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Several strategies can be used to manage fetal or neonatal alloimmune thrombocytopenia (FNAIT) in subsequent pregnancies. Serial fetal blood sampling (FBS) and intrauterine platelet transfusions (IUPT), as well as weekly maternal IV immunoglobulin infusion (IVIG), with or without additional corticosteroid therapy, are common options, but optimal management has not been determined. The aim of this systematic review was to assess antenatal treatment strategies for FNAIT. Four randomized controlled trials and 22 nonrandomized studies were included. Pooling of results was not possible due to considerable heterogeneity. Most studies found comparable outcomes regarding the occurrence of intracranial hemorrhage, regardless of the antenatal management strategy applied; FBS, IUPT, or IVIG with or without corticosteroids. There is no consistent evidence for the value of adding steroids to IVIG. FBS or IUPT resulted in a relatively high complication rate (consisting mainly of preterm emergency cesarean section) of 11% per treated pregnancy in all studies combined. Overall, noninvasive management in pregnant mothers who have had a previous neonate with FNAIT is effective without the relatively high rate of adverse outcomes seen with invasive strategies. This systematic review suggests that first-line antenatal management in FNAIT is weekly IVIG administration, with or without the addition of corticosteroids.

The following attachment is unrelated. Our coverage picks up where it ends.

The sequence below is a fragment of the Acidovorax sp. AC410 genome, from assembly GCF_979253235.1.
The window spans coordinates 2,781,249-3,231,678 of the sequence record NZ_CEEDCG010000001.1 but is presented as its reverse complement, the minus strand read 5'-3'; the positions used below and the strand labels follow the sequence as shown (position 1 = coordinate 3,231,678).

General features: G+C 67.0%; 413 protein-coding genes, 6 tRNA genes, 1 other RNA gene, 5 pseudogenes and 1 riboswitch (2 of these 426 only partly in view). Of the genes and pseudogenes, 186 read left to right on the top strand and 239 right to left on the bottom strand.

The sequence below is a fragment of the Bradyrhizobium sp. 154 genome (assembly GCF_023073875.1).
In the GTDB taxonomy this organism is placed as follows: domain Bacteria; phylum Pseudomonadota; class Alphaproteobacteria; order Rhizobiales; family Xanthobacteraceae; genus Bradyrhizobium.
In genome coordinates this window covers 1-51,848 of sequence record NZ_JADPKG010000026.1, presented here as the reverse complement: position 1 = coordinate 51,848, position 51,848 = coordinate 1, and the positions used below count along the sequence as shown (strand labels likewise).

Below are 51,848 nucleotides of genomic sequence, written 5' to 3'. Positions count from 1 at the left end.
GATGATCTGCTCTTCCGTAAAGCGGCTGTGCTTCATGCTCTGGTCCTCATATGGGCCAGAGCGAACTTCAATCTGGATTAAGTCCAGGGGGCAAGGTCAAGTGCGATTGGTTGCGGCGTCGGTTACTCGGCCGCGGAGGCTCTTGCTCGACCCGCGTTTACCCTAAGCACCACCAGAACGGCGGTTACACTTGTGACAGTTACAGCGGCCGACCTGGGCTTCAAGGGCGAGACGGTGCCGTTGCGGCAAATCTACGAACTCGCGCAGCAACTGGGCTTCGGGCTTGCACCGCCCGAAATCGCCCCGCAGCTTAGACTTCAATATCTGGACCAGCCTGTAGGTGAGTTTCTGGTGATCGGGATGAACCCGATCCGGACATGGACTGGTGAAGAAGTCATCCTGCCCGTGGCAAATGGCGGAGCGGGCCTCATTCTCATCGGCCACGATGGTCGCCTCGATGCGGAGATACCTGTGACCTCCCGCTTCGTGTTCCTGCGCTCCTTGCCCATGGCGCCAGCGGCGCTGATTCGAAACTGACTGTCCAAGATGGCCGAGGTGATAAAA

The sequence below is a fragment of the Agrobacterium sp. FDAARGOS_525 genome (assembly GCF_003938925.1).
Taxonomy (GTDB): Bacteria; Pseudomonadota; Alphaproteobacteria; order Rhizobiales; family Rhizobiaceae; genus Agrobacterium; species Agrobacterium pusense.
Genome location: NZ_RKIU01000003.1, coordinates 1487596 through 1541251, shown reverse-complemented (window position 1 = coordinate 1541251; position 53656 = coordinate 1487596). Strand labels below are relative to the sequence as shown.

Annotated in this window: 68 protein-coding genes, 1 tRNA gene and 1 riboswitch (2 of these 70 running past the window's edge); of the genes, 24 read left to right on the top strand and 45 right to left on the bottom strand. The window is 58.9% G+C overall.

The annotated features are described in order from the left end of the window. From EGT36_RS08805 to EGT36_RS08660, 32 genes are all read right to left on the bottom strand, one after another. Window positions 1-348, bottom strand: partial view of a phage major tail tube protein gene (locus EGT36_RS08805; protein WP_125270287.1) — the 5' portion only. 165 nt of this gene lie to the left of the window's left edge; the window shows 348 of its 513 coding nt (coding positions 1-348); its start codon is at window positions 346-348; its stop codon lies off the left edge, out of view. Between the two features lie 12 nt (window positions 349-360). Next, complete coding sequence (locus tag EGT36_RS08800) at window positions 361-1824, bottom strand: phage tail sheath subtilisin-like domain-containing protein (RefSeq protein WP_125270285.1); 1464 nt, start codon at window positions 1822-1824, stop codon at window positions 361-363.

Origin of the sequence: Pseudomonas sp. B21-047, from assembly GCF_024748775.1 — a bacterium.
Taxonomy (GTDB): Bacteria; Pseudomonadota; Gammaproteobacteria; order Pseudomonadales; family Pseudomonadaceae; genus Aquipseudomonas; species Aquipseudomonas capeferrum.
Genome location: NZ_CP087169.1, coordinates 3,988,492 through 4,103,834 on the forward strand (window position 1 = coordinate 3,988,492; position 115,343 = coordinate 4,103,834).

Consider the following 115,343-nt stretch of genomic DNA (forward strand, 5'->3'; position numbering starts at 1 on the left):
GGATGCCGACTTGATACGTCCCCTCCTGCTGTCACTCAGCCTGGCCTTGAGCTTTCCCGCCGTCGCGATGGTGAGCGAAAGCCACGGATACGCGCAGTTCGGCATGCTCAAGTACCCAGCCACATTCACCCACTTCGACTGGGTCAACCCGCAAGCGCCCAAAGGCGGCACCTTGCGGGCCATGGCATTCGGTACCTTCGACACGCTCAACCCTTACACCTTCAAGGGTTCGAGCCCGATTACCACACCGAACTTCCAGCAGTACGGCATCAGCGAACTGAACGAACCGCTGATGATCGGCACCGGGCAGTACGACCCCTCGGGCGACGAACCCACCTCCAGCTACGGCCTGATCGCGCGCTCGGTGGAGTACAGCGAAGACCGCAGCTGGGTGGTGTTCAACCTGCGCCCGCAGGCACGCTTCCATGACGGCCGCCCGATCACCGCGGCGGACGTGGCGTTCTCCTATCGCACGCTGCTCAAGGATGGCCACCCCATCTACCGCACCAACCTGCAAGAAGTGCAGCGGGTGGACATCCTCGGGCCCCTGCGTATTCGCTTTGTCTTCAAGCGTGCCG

Original publication




Journal article



Publication Date





1538 - 1547


Adult, Disease Management, Female, Fetal Diseases, Humans, Immunoglobulins, Intravenous, Infant, Newborn, Intracranial Hemorrhages, Mothers, Pregnancy, Prenatal Care, Steroids, Thrombocytopenia, Neonatal Alloimmune, Treatment Outcome, Young Adult